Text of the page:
New Delhi, Oct 17: A day after the Election Commission disfavoured the idea of right to recall, Law Minister Salman Khurshid today said government is working on Team Anna's proposal for such a provision which could form part of the all-party consultations on electoral reforms.
He said the demand for right to recall of elected lawmakers was a difficult task, but the government was “working on that”.
“We have a very strong lobby that is questioning us on the need to introduce the right to reject,” he said speaking on ‘Bharat and India: Challenges and Ambitions' at the Asian Forum for Global Governance here.
Khurshid said there are also “strong demands” for right to recall inspired largely by some small segments in US and Europe, particularly in municipal elections.
“Right to recall in a constituency that has more than 1.5 million voters. Get signatures from 100 thousand or 50 thousand, authenticate those signatures is not an easy job. But we are working on that,” he said.
The minister later elaborated that the Law Ministry has prepared a note on the subject.
“We have given papers on it. I have discussed it with the Election Commissioner as well. He has talked to the media and he has expressed some of his reservations. But we will be happy to put it to the all-party consultations that will take place.”
The all-party meeting could take place either this month or in November depending on the availability of party leaders. Prime Minister Manmohan Singh is likely to address it.
Chief Election Commissioner S Y Quraishi had in a TV interview said he is not in favour of right to recall and right to reject, warning that any such electoral rule will “destabilise” the country.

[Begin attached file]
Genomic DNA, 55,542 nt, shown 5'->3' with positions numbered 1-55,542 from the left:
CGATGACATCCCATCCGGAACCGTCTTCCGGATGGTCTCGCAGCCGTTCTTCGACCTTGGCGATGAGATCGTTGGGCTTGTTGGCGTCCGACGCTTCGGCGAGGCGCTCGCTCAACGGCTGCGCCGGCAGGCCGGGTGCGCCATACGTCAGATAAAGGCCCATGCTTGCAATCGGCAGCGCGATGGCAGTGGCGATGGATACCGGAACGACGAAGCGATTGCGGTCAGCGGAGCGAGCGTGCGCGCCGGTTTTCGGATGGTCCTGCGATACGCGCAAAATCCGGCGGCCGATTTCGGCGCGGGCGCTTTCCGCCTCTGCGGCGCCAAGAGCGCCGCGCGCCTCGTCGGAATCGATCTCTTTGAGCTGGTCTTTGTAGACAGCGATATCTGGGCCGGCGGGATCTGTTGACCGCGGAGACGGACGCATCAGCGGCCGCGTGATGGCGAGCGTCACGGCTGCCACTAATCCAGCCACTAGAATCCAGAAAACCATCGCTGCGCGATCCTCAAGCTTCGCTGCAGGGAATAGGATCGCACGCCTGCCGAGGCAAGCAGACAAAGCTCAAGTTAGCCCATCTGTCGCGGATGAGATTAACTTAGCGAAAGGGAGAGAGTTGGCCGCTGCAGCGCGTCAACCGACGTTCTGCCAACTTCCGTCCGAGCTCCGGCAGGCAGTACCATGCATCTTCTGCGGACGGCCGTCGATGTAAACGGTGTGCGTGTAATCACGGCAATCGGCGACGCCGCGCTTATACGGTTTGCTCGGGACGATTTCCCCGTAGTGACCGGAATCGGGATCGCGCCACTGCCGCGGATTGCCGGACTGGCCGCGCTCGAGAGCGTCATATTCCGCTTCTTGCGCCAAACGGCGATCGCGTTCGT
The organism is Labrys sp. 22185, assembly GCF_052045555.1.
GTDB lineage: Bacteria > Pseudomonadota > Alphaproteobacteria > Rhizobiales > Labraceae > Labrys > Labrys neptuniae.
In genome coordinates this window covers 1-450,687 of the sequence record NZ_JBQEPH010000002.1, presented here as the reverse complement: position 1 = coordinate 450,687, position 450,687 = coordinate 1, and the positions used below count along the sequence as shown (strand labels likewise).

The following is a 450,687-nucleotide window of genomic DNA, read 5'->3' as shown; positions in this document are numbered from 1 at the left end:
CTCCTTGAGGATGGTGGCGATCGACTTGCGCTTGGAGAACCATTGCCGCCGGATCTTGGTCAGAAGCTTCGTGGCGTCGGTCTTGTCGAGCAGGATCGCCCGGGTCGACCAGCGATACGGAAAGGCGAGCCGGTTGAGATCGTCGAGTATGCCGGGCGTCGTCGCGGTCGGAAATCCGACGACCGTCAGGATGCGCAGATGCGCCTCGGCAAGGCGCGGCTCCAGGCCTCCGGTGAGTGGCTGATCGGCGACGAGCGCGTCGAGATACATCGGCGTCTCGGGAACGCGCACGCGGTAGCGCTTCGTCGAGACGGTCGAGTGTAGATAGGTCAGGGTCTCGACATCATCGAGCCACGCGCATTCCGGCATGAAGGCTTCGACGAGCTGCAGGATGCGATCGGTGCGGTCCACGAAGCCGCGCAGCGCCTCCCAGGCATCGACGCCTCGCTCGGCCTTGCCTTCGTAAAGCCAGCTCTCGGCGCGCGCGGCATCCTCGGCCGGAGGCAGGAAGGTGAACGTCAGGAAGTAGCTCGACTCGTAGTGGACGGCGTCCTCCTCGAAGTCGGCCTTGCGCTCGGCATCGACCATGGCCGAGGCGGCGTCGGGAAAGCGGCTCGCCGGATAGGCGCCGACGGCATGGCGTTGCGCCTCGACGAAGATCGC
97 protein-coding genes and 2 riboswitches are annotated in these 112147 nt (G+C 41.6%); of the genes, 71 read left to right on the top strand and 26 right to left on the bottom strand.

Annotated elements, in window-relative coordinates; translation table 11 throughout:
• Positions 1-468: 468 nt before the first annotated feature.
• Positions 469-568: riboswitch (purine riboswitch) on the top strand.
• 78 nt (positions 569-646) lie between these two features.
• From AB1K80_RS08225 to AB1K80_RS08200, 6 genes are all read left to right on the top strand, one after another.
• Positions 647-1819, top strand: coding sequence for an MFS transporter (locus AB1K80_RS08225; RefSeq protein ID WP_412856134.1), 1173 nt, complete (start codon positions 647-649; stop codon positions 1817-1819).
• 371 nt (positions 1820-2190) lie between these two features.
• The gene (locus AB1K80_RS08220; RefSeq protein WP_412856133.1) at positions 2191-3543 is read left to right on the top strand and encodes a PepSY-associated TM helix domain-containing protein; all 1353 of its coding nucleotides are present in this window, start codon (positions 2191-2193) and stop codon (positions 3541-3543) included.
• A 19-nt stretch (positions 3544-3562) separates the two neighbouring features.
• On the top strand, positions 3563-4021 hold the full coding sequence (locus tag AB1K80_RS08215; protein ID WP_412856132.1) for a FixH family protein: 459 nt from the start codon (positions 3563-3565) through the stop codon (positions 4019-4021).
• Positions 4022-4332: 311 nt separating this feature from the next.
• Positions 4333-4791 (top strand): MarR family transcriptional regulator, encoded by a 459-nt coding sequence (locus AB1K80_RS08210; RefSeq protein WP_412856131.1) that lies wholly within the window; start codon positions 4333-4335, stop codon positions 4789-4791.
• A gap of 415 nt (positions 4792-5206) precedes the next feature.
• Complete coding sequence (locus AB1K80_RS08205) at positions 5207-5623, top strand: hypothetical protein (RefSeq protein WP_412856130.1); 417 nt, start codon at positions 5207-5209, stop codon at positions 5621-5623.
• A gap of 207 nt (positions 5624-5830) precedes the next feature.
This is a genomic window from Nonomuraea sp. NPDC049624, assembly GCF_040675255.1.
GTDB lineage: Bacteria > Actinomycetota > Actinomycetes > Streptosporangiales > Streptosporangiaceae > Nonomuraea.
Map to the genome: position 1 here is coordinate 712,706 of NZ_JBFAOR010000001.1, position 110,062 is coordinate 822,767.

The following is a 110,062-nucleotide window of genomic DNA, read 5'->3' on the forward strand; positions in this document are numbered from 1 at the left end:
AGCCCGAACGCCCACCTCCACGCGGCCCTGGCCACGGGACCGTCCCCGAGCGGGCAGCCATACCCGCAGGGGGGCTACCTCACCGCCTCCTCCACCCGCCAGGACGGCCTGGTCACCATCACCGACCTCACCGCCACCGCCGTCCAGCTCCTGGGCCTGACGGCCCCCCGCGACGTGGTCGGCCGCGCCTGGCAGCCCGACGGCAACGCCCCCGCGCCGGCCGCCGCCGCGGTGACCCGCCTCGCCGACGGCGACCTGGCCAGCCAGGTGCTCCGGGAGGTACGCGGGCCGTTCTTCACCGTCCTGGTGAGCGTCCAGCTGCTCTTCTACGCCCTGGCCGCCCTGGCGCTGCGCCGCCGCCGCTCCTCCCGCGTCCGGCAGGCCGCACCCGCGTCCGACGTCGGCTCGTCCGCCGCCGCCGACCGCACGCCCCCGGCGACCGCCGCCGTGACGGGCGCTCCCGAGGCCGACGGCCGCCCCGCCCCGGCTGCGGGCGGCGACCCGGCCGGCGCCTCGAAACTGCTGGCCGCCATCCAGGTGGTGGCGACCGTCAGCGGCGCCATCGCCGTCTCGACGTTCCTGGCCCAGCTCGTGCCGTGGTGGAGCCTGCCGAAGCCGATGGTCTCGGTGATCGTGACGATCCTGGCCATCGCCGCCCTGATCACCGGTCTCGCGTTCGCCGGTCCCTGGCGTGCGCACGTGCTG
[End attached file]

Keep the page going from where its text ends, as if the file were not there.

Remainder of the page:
Quraishi contended that it may not work in India given the size of the country.
Khurshid also said “may be one day” government will be able to provide voting on line. “Of course there are security issues there,” he said.
Referring to the civil society movement for a strong Lokpal launched by activist Anna Hazare, Khurshid said “movements like Arab Spring are in a sense sometimes seen remotely evident here in India as well. Most recently is a movement that was launched by a gentleman called Anna Hazare.” He said Hazare has still not really clarified on what is his position on Parliament.
“Sometimes he comes very close to saying Parliament must do what the people want... But Parliament can't do what people want all the time because you can't tell what people want. Even through opinion polls, you can get only a rough guesstimate of what people want. But we assume in a democracy, elections finally tell what people want,” he said in an apparent reference to ‘referendum' sought by Team Anna on Jan Lokpal Bill.